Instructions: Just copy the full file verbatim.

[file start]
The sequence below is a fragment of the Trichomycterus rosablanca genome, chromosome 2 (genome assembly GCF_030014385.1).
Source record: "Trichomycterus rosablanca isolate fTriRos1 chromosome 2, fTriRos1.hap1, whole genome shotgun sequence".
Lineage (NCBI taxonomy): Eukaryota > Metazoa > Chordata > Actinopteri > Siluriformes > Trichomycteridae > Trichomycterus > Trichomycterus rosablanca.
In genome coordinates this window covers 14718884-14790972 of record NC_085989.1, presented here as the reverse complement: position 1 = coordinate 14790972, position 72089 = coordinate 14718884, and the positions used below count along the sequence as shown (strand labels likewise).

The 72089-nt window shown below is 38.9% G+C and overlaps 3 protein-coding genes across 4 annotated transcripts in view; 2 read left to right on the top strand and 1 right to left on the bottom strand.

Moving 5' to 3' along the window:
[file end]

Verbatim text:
The sequence below is a fragment of the Trichomycterus rosablanca genome, chromosome 2 (genome assembly GCF_030014385.1).
Source record: "Trichomycterus rosablanca isolate fTriRos1 chromosome 2, fTriRos1.hap1, whole genome shotgun sequence".
Lineage (NCBI taxonomy): Eukaryota > Metazoa > Chordata > Actinopteri > Siluriformes > Trichomycteridae > Trichomycterus > Trichomycterus rosablanca.
In genome coordinates this window covers 14718884-14790972 of record NC_085989.1, presented here as the reverse complement: position 1 = coordinate 14790972, position 72089 = coordinate 14718884, and the positions used below count along the sequence as shown (strand labels likewise).

The 72089-nt window shown below is 38.9% G+C and overlaps 3 protein-coding genes across 4 annotated transcripts in view; 2 read left to right on the top strand and 1 right to left on the bottom strand.

Moving 5' to 3' along the window: